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Amazing Seasonal Scenery And Great Food! 6 Things To Enjoy In Kumamoto

Amazing Seasonal Scenery And Great Food! 6 Things To Enjoy In Kumamoto

Translated by Sandy Lau

Written by MATCHA-PR

Kumamoto 2020.01.15 Bookmark

Kumamon, the beloved black bear mascot of Kumamoto, is known for his efforts of promoting the charms of the region. We introduce five beautiful sights recommended by Kumamon, along with a local dish that every visitor to Kumamoto should enjoy!

Recommended by Kumamon! The Charms of Kumamoto

Kumamon

Kumamon is a mascot that's extremely popular in Japan and around the world. He works for the prefectural government of Kumamoto as sales manager and is responsible for promoting tourism and products from the region.

Kumamoto is in central Kyushu. The prefecture is full of charm boasting nature-rich places such as Mt. Aso, hot springs from volcanic mountains, and seasonal attractions such as cherry blossoms and fall foliage.

We'll introduce some of Kumamoto's charms in this article.

1. Mt. Neko and Mt. Aso: Past Objects of Worship

Unknown Even in Japan?! 10 Beauties in Kumamoto

Photo by Pixta

Mt. Neko is one of the five peaks that collectively make up the core of Mt. Aso, an active volcano. Long ago, the mountains were revered by the people as objects of worship.

Mt. Neko's distinct features are its jagged mountainous shape. Legends say that this landscape was created when a deity battered Mt. Neko for its bad deeds. This folklore has fascinated people since ancient times. By the way, it is believed that the name of this mountain was derived from its jagged shape that closely resembles a cat.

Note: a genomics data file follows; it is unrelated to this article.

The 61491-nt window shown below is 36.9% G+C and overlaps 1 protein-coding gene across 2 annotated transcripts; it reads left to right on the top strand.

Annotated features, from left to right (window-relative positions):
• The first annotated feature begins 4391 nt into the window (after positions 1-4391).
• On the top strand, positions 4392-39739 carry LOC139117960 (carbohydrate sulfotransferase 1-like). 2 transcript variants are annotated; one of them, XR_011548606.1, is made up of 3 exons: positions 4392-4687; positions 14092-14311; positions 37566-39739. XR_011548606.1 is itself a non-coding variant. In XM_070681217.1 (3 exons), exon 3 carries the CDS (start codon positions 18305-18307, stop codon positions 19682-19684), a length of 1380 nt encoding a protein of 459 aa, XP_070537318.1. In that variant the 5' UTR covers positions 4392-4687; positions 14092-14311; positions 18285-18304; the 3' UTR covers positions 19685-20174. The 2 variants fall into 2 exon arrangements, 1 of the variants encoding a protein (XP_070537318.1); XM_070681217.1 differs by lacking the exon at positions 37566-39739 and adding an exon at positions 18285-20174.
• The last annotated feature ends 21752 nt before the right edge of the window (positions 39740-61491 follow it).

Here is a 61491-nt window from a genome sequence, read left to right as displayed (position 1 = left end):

The mountain is 1,433 meters in altitude. Whether you're climbing or admiring the peak from afar, it undeniably has a dynamic appearance.

Mt. Neko

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2. Yamabuki Springhead: Mineral-Rich Hot Springs

Unknown Even in Japan?! 10 Beauties in Kumamoto

Picture courtesy of Kumamoto Prefecture

The Yamabuki Springhead boasts a flowing spring that gushes out 30 tons of water each minute. It is nestled in a quiet place, in the heart of the forest. The lush green trees are reflected in the transparent waters of the pond, making it a great photo spot for those in the know.

There are also water-drawing spouts on the premises. You can take home clear, natural water from the springhead by bringing your own plastic bottle.

Yamabuki Springhead

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3. Isshingyo Sakura: A Magnificent Cherry Tree

Unknown Even in Japan?! 10 Beauties in Kumamoto

Picture courtesy of Kumamoto Prefecture

The 400-year-old, 14-meter tall Isshingyo Sakura is famous for its blossoms and is one of the best places to view sakura in Kumamoto. The sight of this large cherry tree in full bloom surrounded by a sea of yellow rapeseed flowers captures everyone's hearts.

The best time to see the cherry blossoms is from late March to early April. Night illuminations are also held here during the full bloom period.

Isshingyo Sakura Tree

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4. Kumamoto Kencho Promenade: Marvel at Gingko Trees in the Fall

Unknown Even in Japan?! 7 Beauties in Kumamoto